You are looking at 1 - 5 of 5 items for
- Author or Editor: Vicki Schlegel x
Oregano (Origanum vulgare L.) is an important medicinal, culinary, and essential oil plant. Oregano essential oil is extracted from either leaves or shoots through steam distillation. Researchers and industry in various countries reported different distillation times (DTs) for oregano; however, there are no reports on optimum DT. This study evaluated the effect of DT (1.25, 2.5, 5, 10, 20, 40, 80, 160, 240, 360 min) on essential oil yield, composition, and antioxidant activity of the oregano essential oil. In general, the concentration of the low boiling essential oil constituents (alpha-thujene, alpha-pinene, camphene, l-octen-3-ol, myrcene, alpha-terpinene, paracymene, beta-phellandrene/limonene, gamma-terpinene, cis-sabinene hydrate, terpinolene) were highest at the shortest DT (1.25 or 2.5 min), reduced with increasing DT up to 40 min, and then stayed the same. However, the concentration of the major oil constituent, carvacrol, was lowest at the shortest DT of 1.25 min (18%) and increased steadily with increasing DT up to 40 min, where it leveled at 80% to 82%. The concentration of other higher boiling constituents (borneol, 4-terpineol, beta-bisabolene, beta-caryophylenne) was maximum at 5 to 20 min DT. Maximum yield of the low boiling constituents was achieved at relatively short DT, at ≈20 min DT, and peaked again at 240 min DT. Maximum yields of alpha-terpinene, beta-phellandrene/limonene, and gamma-terpinene were reached at 240 min DT. Maximum yields of paracymene cis-sabinene hydrate, terpinolene, and transsabinene hydrate were also achieved at 240 min DT, but yields at 20 min DT were not different. Yields of borneol, 4-terpinenol, carvacrol, beta-caryophyllene, and beta-bisabolene also were highest at 240 min DT. Distillation time at 20, 80, or 360 min did not alter antioxidant or antimicrobial activity of oregano oil. The relationship between the concentration and yield of the constituents with DT was adequately modeled by the asymptotic and Michaelis-Menten nonlinear regression models, respectively. Results demonstrated that 1) DT can be used to obtain oregano essential oil with differential composition; 2) maximum essential oil yield of steam-distilled oregano leaves could be obtained at 240 min DT; and 3) reports on oregano essential oil yield and composition using different DTs may not be comparable. Results from this study will aid in comparing published reports on oregano essential oil that used different lengths of DT.
This study evaluated the effect of distillation time (DT; 1.25, 2.5, 5, 10, 20, 40, 80, 160, 240, and 360 min) on essential oil yield, composition, and the antioxidant activity of ponderosa pine essential oil. Pine essential oil yield increased with length of the DT and reached maximum at 160 min DT. The major oil constituents were alpha-pinene and beta-pinene, ranging from 17% to 40% and from 21% to 29%, respectively, of the total oil. Overall, the concentration of alpha-pinene and beta-pinene was high at the initial DT (5–20 min) and decreased with increasing DT. The concentration of myrcene (range, 0.9% to 1.5%) was lowest at 5 min DT, then increased at 10 min DT, and did not change with longer DT. Overall, the concentrations of most other constituents (delta-3-carene, limonene, cis-ocimene, alpha-terpinyl acetate, germacrene-D, alpha-muurolene, gamma-cadinene, delta-cadinene, and germacrene-D-4-ol) were low at the initial DT and increased with increasing DT. Total yields (a function of oil yield and the concentration of individual constituents) of all constituents were generally the lowest at 5 min DT, increased with increasing DT, and reached maximum at 160 min DT. The antioxidant capacity of the pine oil in this study varied between 7.0 and 14.5 μmole Trolox/g and was unaffected by DT. This study demonstrated that DT can significantly modify the essential oil yield and composition of ponderosa pine needles. Furthermore, DT could be used to obtain pine oil with targeted chemical profiles. This report can also be used as a reference point for comparing literature reports, in which different DTs are used to extract essential oil of ponderosa pine.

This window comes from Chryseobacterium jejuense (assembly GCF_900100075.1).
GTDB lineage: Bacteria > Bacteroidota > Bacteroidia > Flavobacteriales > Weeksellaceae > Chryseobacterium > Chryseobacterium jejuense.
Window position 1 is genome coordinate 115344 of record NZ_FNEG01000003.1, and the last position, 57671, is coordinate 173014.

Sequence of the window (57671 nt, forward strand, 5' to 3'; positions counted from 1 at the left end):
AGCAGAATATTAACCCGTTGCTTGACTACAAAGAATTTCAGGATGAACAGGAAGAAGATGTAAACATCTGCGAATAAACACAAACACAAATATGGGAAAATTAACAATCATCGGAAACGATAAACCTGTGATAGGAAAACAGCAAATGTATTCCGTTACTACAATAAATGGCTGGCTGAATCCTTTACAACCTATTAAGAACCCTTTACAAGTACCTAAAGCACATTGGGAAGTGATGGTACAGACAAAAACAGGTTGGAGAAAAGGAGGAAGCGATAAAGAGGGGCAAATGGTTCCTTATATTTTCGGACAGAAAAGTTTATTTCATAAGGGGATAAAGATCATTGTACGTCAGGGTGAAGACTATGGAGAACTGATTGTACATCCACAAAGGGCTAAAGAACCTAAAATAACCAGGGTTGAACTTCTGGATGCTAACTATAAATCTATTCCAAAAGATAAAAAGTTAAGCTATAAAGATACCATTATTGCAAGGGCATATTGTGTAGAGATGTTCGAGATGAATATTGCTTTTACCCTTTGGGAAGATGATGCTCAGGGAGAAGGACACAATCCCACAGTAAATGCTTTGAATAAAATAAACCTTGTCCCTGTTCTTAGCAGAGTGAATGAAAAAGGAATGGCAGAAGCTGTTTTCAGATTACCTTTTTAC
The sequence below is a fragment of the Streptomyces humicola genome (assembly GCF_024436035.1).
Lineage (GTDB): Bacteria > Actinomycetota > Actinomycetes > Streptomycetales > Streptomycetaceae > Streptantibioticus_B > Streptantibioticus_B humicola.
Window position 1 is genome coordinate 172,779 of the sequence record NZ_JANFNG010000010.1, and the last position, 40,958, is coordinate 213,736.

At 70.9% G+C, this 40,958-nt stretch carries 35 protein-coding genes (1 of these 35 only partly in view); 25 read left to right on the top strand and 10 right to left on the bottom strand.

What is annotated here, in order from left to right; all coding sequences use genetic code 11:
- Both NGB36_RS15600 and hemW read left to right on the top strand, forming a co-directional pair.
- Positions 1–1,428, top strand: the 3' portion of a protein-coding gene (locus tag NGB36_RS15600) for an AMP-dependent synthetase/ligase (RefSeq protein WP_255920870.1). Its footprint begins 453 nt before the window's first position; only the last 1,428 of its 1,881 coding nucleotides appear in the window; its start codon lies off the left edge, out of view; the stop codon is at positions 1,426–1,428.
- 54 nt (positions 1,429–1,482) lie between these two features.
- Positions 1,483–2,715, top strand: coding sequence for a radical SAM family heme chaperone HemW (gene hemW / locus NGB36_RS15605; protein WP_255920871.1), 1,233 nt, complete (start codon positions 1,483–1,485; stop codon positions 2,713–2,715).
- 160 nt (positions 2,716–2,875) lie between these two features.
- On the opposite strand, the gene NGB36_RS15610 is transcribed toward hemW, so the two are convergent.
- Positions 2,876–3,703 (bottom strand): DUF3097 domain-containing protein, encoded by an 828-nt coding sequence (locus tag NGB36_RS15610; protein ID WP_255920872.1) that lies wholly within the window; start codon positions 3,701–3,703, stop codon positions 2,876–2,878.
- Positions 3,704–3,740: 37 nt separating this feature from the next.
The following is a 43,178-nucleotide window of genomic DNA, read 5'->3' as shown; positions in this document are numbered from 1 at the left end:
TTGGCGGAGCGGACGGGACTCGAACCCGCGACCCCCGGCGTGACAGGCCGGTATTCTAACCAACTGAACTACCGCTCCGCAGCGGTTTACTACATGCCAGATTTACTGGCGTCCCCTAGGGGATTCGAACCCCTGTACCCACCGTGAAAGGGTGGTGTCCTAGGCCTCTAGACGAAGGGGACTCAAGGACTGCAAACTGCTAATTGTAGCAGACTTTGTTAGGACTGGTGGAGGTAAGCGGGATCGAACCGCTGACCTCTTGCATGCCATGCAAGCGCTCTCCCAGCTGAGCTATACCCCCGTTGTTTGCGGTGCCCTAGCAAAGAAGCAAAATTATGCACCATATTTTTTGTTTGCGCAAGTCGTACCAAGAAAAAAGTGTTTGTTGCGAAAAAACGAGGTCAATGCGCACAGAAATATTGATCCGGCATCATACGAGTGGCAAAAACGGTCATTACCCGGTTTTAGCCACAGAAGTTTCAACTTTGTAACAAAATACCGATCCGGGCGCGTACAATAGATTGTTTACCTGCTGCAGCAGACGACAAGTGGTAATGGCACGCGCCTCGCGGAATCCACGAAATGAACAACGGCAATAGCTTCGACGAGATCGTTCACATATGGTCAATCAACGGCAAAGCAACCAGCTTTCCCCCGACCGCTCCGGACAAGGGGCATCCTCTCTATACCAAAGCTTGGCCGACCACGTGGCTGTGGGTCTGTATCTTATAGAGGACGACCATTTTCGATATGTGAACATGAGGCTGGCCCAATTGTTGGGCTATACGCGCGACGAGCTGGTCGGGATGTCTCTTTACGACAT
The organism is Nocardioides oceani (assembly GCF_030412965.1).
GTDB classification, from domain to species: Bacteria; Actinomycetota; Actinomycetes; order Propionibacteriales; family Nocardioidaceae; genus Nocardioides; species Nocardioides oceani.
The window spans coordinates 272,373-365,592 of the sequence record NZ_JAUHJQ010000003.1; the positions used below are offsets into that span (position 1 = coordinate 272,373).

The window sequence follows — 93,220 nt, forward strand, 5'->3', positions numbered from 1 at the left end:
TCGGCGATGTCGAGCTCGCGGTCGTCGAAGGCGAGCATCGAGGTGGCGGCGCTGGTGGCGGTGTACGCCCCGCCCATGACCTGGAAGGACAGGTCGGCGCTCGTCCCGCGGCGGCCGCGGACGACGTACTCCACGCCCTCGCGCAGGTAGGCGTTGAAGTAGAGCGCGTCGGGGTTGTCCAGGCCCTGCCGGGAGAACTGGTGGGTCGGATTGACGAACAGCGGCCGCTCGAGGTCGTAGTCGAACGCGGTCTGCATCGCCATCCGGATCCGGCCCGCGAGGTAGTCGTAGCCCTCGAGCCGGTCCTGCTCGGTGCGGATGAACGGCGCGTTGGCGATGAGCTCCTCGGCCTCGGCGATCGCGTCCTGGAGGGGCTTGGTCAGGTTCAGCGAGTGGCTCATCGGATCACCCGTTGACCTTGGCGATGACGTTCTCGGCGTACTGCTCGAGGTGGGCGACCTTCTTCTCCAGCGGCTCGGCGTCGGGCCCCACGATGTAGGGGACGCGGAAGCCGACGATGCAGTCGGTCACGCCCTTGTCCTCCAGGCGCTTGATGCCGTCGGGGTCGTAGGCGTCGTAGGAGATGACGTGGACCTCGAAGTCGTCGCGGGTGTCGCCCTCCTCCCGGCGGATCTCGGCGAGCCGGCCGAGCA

Sweet sagewort, also known as sweet wormwood (Artemisia annua L.), contains essential oil and other natural products. The objective of this study was to evaluate the effect of eight different distillation times (DTs; 1.25 minutes, 2.5 minutes, 5 minutes, 10 minutes, 20 minutes, 40 minutes, 80 minutes, and 160 minutes) on A. annua essential oil and its antioxidant capacity. Highest essential oil yield was achieved at 160-minute DT. The concentration of camphor (8.7% to 50% in the oil) was highest at the shorter DT and reached a minimum at 160-minute DT. The concentration of borneol showed a similar trend as the concentration of camphor. The concentrations of some constituents in the oil were highest at 2.5-minute DT (alpha-pinene and camphene), at 10 minutes (paracymene), at 20 minutes (beta-chamigrene and gamma-himachalene), at 80 minutes [transmuurola-4(15),5-diene and spathulenol], at 80- to 160-minute DT (caryophylene oxide and cis-cadin-4-en-ol), or at 160-minute DT (beta-caryophyllene, transbeta-farnesene, and germacrene-D). The yield of individual constituents reached maximum at 20- to 160-minute DT (camphor) at 80- to 160-minute DT [paracymene, borneol, transmuurola-4(15),5-diene, and spathulenol], or at 160-minute DT (for the rest of the oil constituents). DT can be used to attain A. annua essential oil with differential and possibly targeted specific chemical profile. The highest antioxidant capacity of the oil was obtained at 20-minute DT and the lowest from the oil in the 5-minute DT. This study suggests that literature reports on essential oil content and composition of A. annua could be compared only if the essential oil was extracted at similar DTs. Therefore, DT must be reported when reporting data on essential oil content and composition of A. annua.